GPU-boosting GDDR7 memory coming this year — SK hynix retracts comments, launching in Q4

(Image credit: Tom's Hardware)

SK hynix was rather quick to retract a comment made by its booth representative at Computex who said that it plans to start volume production of GDDR7 memory in the first quarter of 2025. Roughly a quarter behind its rival Micron. The company told Tom's Hardware via email that its GDDR7 memory is on track for mass production in the fourth quarter of this year, when the relevant market opens up. This is in line with its rivals. 

SK hynix demonstrated its first GDDR7 memory chips at Computex 2024 as well as revealing its general plans for this type of SGRAM. The company's GDDR7 product line-up will include chips with 16Gb and 24Gb capacities and with data transfer rates of up to 40 GT/s. SK Hynix's first GDDR7 product will likely be a 16Gb SGRAM IC featuring a data transfer rate north from 30 GT/s, though the company yet has to formally announce its first GDDR7 devices, as unlike its competitors it still has not officially introduced them.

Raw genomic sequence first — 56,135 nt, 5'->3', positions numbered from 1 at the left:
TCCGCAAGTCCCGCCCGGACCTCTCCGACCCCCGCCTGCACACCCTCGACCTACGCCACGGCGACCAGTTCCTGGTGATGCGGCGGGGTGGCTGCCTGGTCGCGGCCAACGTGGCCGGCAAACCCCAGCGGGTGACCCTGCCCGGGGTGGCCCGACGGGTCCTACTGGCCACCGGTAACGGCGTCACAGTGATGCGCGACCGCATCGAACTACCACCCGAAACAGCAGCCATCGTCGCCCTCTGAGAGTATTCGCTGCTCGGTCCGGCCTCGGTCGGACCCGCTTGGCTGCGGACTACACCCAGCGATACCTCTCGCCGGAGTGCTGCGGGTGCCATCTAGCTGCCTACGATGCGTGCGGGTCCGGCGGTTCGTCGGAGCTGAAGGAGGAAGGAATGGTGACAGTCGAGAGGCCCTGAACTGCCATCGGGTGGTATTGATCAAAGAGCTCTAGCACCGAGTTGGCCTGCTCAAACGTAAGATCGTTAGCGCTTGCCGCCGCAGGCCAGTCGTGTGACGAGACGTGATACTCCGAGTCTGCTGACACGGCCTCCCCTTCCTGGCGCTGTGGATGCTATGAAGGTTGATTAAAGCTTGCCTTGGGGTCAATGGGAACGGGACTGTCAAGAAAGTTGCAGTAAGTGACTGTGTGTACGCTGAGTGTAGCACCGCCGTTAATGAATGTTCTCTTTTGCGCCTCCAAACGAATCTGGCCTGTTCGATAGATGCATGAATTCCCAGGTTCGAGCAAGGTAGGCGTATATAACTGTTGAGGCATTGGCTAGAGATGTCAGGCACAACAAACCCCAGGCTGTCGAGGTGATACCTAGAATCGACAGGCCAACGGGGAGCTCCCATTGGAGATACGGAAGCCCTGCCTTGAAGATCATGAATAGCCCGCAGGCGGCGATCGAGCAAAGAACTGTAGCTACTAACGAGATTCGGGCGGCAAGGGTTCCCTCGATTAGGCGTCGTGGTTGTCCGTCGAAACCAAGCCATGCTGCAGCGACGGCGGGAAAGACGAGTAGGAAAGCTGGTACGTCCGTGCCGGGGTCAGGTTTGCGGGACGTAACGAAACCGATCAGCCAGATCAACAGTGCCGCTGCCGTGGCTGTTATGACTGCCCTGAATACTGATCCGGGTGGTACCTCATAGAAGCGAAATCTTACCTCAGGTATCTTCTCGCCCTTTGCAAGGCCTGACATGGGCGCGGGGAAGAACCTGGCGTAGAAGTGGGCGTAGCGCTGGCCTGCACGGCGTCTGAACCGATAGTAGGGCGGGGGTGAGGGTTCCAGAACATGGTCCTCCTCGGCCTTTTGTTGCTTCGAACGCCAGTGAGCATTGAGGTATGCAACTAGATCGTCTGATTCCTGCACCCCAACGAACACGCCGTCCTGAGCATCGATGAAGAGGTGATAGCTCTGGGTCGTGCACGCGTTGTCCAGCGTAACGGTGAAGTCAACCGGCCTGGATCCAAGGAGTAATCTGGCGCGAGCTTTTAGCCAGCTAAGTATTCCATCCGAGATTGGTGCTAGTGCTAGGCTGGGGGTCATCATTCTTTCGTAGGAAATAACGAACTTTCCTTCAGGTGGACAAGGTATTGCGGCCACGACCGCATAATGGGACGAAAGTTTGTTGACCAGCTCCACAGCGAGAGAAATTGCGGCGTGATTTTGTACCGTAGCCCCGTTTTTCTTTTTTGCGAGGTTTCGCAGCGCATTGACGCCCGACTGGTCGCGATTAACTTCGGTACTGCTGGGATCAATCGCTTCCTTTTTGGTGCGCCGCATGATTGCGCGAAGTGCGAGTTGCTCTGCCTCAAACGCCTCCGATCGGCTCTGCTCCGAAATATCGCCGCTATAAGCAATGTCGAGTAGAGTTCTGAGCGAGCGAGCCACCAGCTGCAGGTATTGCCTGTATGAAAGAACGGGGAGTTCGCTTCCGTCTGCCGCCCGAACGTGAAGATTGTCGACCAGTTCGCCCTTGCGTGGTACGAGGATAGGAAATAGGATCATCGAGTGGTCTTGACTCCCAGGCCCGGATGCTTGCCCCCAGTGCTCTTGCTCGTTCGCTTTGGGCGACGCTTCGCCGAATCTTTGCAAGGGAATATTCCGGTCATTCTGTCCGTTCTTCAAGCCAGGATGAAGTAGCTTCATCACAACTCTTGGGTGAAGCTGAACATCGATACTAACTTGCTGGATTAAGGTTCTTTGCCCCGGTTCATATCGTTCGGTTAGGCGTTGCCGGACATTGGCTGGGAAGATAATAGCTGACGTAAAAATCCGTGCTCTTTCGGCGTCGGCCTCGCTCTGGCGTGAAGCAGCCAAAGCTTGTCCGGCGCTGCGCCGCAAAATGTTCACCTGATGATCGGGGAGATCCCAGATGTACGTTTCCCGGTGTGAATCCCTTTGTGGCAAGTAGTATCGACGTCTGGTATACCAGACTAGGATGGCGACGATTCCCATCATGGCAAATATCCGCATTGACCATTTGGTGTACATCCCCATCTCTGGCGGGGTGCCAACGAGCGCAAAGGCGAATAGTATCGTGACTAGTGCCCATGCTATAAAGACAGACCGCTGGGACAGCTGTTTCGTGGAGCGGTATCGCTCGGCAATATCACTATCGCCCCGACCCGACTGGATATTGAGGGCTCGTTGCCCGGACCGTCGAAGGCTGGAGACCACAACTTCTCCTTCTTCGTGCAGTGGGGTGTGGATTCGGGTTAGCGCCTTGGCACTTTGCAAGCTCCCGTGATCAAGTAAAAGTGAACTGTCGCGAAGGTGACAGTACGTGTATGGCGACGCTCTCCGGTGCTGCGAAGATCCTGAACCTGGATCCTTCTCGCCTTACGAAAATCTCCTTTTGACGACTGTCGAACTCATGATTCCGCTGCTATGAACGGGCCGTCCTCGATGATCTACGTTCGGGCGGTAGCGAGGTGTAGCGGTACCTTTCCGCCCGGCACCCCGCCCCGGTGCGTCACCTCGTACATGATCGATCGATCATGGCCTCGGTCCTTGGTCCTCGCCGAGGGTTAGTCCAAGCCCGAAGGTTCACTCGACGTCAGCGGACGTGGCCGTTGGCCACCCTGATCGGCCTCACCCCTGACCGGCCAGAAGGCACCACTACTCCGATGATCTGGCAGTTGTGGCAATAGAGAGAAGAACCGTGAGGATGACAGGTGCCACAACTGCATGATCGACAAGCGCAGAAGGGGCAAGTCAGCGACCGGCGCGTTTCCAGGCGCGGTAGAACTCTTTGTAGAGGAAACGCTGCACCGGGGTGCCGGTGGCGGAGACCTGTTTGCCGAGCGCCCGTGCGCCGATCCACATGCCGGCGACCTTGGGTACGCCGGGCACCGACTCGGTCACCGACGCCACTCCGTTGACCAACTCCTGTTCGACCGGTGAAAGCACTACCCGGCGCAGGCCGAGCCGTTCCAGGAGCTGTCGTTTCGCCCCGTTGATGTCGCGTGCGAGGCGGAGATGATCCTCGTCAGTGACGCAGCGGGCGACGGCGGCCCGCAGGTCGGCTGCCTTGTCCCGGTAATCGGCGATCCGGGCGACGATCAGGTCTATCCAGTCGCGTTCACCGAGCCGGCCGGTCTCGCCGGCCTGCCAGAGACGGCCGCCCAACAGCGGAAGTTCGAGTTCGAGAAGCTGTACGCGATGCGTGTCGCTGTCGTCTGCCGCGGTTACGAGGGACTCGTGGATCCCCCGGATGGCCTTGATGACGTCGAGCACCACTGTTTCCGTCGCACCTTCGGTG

(Image credit: Tom's Hardware)

Both Micron and Samsung have already said that they had begun sampling of their GDDR7 products with select partners. SK hynix, on the other hand, has not made such an announcement. Nonetheless, given the fact that the company has demonstrated its GDDR7 chips at Nvidia's GTC and Computex already, it is safe to say that it has working samples of these memory devices. 

GDDR7 comes in a 266-ball package, 86 pins more than GDDR6, as it features not two, but four, eight-bit channels per device and a different power delivery scheme. Yet, despite notable changes to packaging, the dimensions of GDDR7 memory chips remained unchanged and are at 14mm x 12mm. 


(Image credit: Tom's Hardware)

Micron claims that the first products featuring GDDR7 will be released in 2024. Although graphics cards are set to continue to be the largest application of GDDR memory, the AI accelerator market is expected to adopt this type of DRAM as well. As AI accelerators need both high memory capacity and bandwidth, GDDR7 promises to be an excellent match for inference accelerators, offering a more affordable alternative to HBM and better characteristics than commodity DDR5.

Anton Shilov
Contributing Writer

Anton Shilov is a contributing writer at Tom’s Hardware. Over the past couple of decades, he has covered everything from CPUs and GPUs to supercomputers and from modern process technologies and latest fab tools to high-tech industry trends.

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